19 April 2024

Champion target rifle shooter takes gold, has surprise reunion

| Vanessa Hayden
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Albury-Wodonga’s Brett Thurtell (right), pictured in 1988 at the world long range target rifle championship in Sydney with Canadian counterpart Serge Bissonette, was surprised to get a tap on the shoulder 36 years later at the same event in South Africa. Photo: Brett Thurtell.

There was more than just a gold medal in the offering for Wodonga Rifle Club’s Brett Thurtell, who represented Australia at the recent World Long Range Target Shooting Championships in South Africa.

Add a world record, a family milestone and a special reunion to the mix and you have a fairly good tale to take on the plane home.

Brett, Wodonga’s club captain, and a team of 11 other rifle shooters from Victoria, NSW and Queensland and three coaches from Bendigo, Canberra and Sydney, travelled to South Africa’s Bloemfontein to compete in the veteran’s section of the world championships in March. They went on to beat South Africa, Great Britain, the USA and Canada to take home the gold medal.

The two years of preparation and training, involving many trips back and forth to Brisbane, paid off as in addition to the medal, the Australian team also recorded a world record score at the 600 metre distance with a combined total of 497/500.

But it was a family milestone and an unexpected reunion that were the talk of the town and around the clubhouse bar before and after the international event.

Brett, 63, a fullbore target rifle shooter of some 40 years, is now the fourth member of his family to have represented Australia at an international competition.

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Along with brothers Peter and Mark, Brett also followed in the footsteps of their father John Thurtell, known as one of Australia’s “best shots” in the sport.

“When I was asked to nominate for the 2024 veterans team, my two brothers, who have both been in Australian teams before, told me I had to do it because then we’d be able to say that all four of us – father and three sons – have been in an international Australian team.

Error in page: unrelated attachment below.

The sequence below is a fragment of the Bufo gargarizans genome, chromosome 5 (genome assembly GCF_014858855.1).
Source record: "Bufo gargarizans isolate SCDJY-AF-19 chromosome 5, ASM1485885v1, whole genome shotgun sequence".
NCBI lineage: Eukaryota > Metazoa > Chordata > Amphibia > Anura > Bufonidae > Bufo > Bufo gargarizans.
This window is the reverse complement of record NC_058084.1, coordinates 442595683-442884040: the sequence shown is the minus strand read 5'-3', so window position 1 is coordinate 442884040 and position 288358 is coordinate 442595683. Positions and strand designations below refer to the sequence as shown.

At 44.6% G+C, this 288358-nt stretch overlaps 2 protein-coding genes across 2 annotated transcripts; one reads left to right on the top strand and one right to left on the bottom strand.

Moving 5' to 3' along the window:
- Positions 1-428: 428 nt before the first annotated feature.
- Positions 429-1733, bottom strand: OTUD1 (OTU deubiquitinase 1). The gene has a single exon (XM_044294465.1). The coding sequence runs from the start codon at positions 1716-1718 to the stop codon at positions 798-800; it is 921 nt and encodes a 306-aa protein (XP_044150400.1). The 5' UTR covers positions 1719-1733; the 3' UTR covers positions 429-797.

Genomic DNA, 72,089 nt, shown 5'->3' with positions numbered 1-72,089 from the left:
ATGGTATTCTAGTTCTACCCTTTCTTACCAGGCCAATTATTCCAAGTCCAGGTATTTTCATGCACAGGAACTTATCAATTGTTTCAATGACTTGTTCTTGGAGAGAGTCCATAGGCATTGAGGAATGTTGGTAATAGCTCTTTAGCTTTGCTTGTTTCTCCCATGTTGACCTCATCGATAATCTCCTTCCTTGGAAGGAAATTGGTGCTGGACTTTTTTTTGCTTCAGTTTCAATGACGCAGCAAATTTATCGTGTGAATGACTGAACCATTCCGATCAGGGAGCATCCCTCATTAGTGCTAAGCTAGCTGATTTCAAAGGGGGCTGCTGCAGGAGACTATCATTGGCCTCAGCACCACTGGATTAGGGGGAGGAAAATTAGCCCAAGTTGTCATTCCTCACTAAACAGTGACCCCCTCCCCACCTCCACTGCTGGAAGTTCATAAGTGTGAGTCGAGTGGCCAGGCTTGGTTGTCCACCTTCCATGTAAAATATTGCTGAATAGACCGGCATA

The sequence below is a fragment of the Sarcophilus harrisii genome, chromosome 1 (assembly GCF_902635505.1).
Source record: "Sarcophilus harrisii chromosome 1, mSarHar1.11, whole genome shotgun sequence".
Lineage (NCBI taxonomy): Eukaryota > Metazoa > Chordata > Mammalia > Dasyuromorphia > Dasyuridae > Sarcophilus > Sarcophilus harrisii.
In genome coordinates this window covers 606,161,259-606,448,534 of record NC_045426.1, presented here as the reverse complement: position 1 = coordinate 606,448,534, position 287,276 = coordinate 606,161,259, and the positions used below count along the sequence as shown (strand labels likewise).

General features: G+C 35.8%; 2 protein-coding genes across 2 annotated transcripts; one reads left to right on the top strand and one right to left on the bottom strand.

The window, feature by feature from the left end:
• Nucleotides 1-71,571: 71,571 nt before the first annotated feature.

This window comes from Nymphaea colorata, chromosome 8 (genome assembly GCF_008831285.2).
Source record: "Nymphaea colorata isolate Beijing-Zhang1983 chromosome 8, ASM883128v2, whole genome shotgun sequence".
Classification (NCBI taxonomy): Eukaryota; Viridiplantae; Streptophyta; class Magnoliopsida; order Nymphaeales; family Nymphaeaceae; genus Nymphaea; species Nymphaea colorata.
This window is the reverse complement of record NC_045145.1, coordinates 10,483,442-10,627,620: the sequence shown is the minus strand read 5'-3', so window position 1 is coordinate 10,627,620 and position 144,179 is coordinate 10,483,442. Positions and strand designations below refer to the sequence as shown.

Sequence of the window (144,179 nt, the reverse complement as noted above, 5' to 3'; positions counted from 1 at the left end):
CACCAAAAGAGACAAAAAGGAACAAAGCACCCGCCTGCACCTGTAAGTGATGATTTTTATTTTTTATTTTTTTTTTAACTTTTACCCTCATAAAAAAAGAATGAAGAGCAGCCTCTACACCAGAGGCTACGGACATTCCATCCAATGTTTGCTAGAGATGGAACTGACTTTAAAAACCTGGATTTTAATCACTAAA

“My brothers have competed in both America and England as part of an Australia team in the last decade and also competed in the open section at the South African championships in 2017.

“Both of them are still considered to be ranked in the top 10 in Australia.

“This was my first time representing Australia in an international competition so it’s a great family story to be remembered.”

In another twist at the event, Brett received an unexpected tap on the shoulder as he was getting up off the mound.

“In 1988 the world championship was held in Sydney and a Canadian mounted policeman was in the Canadian team.

“At the time I was in the NSW Mounted Police and in order to promote the championship a photo session was organised by the Sydney Daily Telegraph accompanied by a story.

“The photo session involved Serge Bissonnette being granted permission to ride a police horse and us both dressed in ceremonial uniform in Centennial Park.

“It just so happened that in South Africa he was again in the Canadian veteran team and whilst perusing our scoreboard he came across my name.

Two men stand next to each other

Brett Thurtell and Canada’s Serge Bissonnette, former mounted police officers, caught up again at the world target shooting championship in South Africa. Photo: Supplied.

“I was just getting up off the mound and this fella came up and said, ‘G’day Brett’ and it was Serge. There was lots of reminiscing and catching up on the past 36 years.

“We had dinner together and have since been emailing. We’ll stay in touch this time.”

Brett and his horse

Horses have also played a big role in Brett Thurtell’s life and today he is a well known trainer and breaker in the region. Photo: Supplied.

Horses have always been a part of Brett’s life.

He served in the mounted police force in Sydney for eight years and the police in general for 27 years before taking a new direction in 2006.

These days, if he’s not ‘on the range’ you’ll find him in the saddle or with a horse in hand in his job as a horse breaker and trainer. The father of three and grandfather of nine, is as well known for his horsemanship skills in the region as he is for his precision target shooting.

Next in his line of sight is a trip to Townsville in May for the National Team Championships. Again, a team of 12 or 13 shooters and a couple of coaches will rally and this time will be vying to win the open class of the tournament.

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